Senator HUTTO from the Committee on Judiciary submitted a
favorable report on:
S. 53 -- Senators L. Martin, Leventis and Ford: A BILL TO
AMEND CHAPTER 3, TITLE 16 OF THE 1976 CODE, BY ADDING
ARTICLE 19 TO ESTABLISH A PROCEDURE FOR THE
ISSUANCE OF PERMANENT AND EMERGENCY CIVIL
NO-CONTACT ORDERS UNDER CERTAIN CIRCUMSTANCES,
TO PROVIDE FOR THE DURATION OF CIVIL NO-CONTACT
ORDERS, TO PROVIDE NECESSARY DEFINITIONS, TO
PROVIDE A PENALTY FOR THE VIOLATION OF CIVIL
NO-CONTACT ORDERS.
Ordered for consideration tomorrow.

Senator LEATHERMAN from the Committee on Finance submitted
a favorable report on:
S. 211 -- Senators Matthews, Land, Leatherman, Leventis, Hutto and
Williams: A BILL TO AMEND THE CODE OF LAWS OF SOUTH
CAROLINA, 1976, BY ADDING CHAPTER 54 TO TITLE 11 SO AS
TO ESTABLISH THE “I-95 CORRIDOR AUTHORITY ACT” AND
TO PROVIDE FOR THE COMPOSITION, DUTIES, AND POWERS
OF THE AUTHORITY.

[SJ]                             27
WEDNESDAY, MARCH 30, 2011

Ordered for consideration tomorrow.

Senator FAIR from the Committee on Corrections and Penology
polled out S. 385 favorable with amendment:
S. 385 -- Senators Fair, Rose, Campsen and Peeler: A BILL TO
AMEND CHAPTER 1, TITLE 24, CODE OF LAWS OF SOUTH
CAROLINA, 1976, RELATING TO THE DEPARTMENT OF
CORRECTIONS, SO AS TO DEVOLVE ITS DUTIES, FUNCTIONS,
AND RESPONSIBILITIES UPON THE DEPARTMENT OF
INSTITUTIONAL AND COMMUNITY CORRECTIONS; AND TO
AMEND CHAPTER 21, TITLE 24, RELATING TO THE
DEPARTMENT OF PROBATION, PAROLE AND PARDON
SERVICES, SO AS TO DEVOLVE ITS DUTIES, FUNCTIONS,
AND RESPONSIBILITIES UPON THE DEPARTMENT OF
INSTITUTIONAL AND COMMUNITY CORRECTIONS.

Poll of the Corrections and Penology Committee
Polled 14; Ayes 14; Nays 0; Not Voting 2

AYES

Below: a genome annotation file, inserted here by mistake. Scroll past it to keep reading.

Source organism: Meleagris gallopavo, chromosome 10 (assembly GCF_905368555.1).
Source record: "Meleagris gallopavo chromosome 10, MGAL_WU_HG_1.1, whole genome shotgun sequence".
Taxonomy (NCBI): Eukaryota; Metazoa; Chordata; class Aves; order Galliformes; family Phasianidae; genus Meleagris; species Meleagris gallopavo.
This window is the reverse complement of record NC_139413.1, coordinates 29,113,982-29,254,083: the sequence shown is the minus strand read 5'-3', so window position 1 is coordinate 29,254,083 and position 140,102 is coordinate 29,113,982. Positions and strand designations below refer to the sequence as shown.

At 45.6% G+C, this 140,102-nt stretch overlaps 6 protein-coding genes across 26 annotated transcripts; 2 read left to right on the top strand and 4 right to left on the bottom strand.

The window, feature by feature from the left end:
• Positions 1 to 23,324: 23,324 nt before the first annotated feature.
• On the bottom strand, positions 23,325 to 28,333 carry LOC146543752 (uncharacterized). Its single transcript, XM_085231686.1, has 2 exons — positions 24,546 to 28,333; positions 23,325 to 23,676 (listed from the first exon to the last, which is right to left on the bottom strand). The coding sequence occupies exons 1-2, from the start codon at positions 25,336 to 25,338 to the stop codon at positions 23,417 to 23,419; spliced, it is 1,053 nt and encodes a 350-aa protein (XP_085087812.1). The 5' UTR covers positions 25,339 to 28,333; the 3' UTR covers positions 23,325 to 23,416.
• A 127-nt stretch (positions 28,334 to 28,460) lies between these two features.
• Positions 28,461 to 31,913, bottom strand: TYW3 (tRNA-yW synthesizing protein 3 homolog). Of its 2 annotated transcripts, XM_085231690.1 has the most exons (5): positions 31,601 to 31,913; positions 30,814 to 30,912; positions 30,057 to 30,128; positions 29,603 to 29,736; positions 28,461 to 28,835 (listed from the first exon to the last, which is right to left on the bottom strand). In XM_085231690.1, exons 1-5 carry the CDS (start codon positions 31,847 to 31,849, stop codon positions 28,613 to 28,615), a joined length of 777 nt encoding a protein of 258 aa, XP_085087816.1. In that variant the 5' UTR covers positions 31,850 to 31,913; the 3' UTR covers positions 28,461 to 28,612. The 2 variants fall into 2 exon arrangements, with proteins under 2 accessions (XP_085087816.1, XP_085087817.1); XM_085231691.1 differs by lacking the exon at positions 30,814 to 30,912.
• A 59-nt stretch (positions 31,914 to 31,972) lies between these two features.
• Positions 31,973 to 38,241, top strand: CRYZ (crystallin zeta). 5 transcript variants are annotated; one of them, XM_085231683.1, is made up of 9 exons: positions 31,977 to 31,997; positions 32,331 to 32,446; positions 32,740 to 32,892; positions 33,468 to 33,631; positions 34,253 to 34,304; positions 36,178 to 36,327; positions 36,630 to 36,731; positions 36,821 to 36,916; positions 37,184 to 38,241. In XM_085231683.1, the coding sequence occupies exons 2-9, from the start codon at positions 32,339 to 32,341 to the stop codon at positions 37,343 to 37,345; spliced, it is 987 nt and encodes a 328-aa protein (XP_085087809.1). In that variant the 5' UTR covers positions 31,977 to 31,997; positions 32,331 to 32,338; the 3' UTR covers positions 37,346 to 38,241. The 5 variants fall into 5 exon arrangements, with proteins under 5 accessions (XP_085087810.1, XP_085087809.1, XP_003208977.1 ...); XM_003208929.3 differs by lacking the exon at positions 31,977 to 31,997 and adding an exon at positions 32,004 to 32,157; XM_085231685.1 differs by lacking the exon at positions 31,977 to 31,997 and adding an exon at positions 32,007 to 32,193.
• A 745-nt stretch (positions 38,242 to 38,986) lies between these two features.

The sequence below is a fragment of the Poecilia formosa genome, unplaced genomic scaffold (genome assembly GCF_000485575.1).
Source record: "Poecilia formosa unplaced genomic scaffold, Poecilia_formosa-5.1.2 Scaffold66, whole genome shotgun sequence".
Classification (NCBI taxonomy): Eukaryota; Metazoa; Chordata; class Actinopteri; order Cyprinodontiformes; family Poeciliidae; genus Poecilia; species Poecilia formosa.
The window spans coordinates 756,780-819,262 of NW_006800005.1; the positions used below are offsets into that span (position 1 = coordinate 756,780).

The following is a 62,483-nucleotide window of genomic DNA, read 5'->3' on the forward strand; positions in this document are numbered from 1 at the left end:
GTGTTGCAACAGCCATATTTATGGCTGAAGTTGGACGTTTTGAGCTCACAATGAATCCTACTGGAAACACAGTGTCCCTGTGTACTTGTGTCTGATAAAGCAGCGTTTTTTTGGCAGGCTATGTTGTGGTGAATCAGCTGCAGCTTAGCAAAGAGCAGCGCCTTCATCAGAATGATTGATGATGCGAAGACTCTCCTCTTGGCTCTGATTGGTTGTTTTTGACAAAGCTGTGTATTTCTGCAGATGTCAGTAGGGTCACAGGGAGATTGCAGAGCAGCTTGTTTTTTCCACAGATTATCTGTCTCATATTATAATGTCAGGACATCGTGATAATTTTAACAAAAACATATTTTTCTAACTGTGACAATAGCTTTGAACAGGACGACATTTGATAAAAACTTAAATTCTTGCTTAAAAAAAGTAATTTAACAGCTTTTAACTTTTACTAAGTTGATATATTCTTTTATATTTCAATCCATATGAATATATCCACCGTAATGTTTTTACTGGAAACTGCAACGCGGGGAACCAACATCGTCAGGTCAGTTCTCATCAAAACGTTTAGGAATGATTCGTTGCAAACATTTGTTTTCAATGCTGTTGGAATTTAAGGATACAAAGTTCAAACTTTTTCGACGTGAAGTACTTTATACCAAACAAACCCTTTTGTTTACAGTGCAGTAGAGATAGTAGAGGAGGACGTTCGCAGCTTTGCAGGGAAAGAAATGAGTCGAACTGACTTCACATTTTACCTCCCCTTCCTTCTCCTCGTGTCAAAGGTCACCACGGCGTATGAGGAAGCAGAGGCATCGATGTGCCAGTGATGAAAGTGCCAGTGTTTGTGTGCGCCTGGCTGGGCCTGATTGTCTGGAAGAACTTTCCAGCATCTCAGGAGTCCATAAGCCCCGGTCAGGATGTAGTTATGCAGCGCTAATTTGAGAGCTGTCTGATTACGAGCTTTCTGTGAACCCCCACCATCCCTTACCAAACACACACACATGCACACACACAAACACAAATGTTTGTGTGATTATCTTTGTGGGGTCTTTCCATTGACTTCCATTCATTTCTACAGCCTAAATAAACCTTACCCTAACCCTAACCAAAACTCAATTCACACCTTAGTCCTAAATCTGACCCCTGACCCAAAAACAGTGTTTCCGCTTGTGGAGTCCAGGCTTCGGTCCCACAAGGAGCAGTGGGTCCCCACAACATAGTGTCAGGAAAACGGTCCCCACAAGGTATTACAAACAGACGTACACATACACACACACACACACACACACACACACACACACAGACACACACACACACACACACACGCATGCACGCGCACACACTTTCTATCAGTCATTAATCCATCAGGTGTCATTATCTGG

Fair                        Thomas                   Ford
Ryberg                      Anderson                 Williams
Campbell                    Massey                   Campsen
Coleman                     Martin, Shane            Rose
Scott                       Shoopman

Total--14

NAYS

Total--0

NOT VOTING
Pinckney                   Nicholson

Total--2

Ordered for consideration tomorrow.

[SJ]                            28
WEDNESDAY, MARCH 30, 2011

Senator LEATHERMAN from the Committee on Finance submitted
a favorable with amendment report on:
S. 435 -- Senator Elliott: A BILL TO AMEND THE CODE OF
LAWS OF SOUTH CAROLINA, 1976, BY ADDING SECTION
6-1-180 SO AS TO REQUIRE LOCAL GOVERNMENTAL
ENTITIES, AGENCIES, ORGANIZATIONS, OR INDIVIDUALS
THAT RECEIVE, COLLECT, OR SPEND PUBLIC FUNDS
DERIVED FROM STATE OR LOCAL TAX REVENUE TO FILE
PERIODIC EXPENDITURE REPORTS WITH THE STATE OR
LOCAL GOVERNMENTAL ENTITY OR AGENCY THAT
PROVIDED, COLLECTED OR SPENT THE PUBLIC FUNDS.
Ordered for consideration tomorrow.

Senator from the Committee on Finance submitted a favorable
report on:
S. 591 -- Senators Peeler, Ryberg, Bryant, Massey, Rose and Setzler:
A BILL TO AMEND THE CODE OF LAWS OF SOUTH
CAROLINA, 1976, BY ADDING SECTION 12-6-3765, SO AS TO
ALLOW A STATE TAX CREDIT FOR EMPLOYERS HIRING AN